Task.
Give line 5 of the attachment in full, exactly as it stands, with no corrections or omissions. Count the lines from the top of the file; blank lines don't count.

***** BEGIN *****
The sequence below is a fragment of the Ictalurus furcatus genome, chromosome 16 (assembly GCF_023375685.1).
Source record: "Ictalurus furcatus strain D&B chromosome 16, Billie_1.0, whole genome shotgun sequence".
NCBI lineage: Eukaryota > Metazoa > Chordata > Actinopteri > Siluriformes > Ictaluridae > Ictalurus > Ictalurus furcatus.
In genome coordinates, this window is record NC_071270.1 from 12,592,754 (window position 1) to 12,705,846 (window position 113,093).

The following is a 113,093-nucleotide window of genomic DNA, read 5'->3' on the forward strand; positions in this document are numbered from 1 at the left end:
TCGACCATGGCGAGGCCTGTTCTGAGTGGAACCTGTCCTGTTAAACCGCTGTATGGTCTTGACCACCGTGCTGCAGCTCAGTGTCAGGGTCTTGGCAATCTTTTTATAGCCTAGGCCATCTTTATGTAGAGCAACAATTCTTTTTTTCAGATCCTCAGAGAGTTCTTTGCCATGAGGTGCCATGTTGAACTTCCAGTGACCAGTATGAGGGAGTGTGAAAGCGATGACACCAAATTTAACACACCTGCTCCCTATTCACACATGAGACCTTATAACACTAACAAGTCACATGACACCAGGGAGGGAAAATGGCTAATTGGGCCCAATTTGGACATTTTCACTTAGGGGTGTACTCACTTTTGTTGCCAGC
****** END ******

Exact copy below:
The following is a 113,093-nucleotide window of genomic DNA, read 5'->3' on the forward strand; positions in this document are numbered from 1 at the left end: